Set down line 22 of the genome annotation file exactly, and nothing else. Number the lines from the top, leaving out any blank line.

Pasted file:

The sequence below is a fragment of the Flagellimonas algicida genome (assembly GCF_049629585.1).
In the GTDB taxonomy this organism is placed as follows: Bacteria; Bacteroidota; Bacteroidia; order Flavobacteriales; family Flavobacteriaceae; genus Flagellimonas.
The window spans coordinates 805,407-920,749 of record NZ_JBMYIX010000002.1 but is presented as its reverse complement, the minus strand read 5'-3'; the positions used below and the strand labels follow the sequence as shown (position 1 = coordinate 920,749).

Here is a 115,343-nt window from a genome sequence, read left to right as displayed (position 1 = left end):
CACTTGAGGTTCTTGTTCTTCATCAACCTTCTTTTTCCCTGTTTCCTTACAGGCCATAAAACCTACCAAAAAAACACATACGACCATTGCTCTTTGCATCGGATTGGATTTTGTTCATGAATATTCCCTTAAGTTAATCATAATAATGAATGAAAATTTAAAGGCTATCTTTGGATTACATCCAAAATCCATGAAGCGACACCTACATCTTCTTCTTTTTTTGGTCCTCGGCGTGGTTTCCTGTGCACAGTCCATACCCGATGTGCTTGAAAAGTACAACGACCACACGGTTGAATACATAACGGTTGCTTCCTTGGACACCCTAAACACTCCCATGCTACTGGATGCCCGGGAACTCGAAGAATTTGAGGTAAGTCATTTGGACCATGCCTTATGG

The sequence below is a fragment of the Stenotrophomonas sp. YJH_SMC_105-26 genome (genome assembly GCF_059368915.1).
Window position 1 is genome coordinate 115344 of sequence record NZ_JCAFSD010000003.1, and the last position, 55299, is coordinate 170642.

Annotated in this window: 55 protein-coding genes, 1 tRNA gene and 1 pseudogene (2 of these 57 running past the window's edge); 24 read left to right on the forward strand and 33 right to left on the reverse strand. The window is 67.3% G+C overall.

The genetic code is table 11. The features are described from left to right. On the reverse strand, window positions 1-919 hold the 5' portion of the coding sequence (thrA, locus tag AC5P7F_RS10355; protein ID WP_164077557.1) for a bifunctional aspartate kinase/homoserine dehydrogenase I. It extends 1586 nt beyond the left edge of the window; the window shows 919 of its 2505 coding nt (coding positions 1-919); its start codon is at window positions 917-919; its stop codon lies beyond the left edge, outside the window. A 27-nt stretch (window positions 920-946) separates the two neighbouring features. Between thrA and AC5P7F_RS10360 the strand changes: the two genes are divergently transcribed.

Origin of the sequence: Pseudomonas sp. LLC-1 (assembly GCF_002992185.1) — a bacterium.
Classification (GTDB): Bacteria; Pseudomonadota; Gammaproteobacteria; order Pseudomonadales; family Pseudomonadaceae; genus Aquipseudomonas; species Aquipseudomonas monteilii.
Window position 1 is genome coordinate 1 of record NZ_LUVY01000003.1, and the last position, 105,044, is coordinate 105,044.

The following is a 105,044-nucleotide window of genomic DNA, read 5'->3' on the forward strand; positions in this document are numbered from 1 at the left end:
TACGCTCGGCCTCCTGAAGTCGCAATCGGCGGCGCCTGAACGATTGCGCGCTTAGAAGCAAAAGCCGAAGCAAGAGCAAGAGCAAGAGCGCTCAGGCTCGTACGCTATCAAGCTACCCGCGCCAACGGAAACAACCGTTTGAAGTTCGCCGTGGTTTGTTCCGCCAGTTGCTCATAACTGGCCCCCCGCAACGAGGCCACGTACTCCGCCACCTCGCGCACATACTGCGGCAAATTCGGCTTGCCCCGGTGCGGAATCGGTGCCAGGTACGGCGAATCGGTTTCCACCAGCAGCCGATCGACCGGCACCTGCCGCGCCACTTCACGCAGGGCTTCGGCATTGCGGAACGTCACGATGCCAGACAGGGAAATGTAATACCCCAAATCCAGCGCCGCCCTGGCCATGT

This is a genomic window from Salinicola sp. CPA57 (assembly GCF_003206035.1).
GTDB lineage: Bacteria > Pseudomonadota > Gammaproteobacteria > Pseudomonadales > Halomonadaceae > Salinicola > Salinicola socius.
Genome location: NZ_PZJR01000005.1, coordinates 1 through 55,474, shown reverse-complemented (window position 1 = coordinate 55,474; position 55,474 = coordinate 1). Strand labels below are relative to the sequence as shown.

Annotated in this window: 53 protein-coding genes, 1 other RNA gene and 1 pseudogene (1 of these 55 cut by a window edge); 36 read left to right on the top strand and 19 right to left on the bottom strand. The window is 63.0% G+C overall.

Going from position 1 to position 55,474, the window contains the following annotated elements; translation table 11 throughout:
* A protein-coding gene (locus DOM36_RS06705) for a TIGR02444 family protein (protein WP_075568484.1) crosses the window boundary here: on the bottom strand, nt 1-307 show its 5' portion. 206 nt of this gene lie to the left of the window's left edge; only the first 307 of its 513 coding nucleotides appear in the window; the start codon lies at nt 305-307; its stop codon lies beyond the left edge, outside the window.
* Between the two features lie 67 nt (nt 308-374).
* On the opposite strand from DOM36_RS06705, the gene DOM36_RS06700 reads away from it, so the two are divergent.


* On the opposite strand from DOM36_RS06705, the gene DOM36_RS06700 reads away from it, so the two are divergent.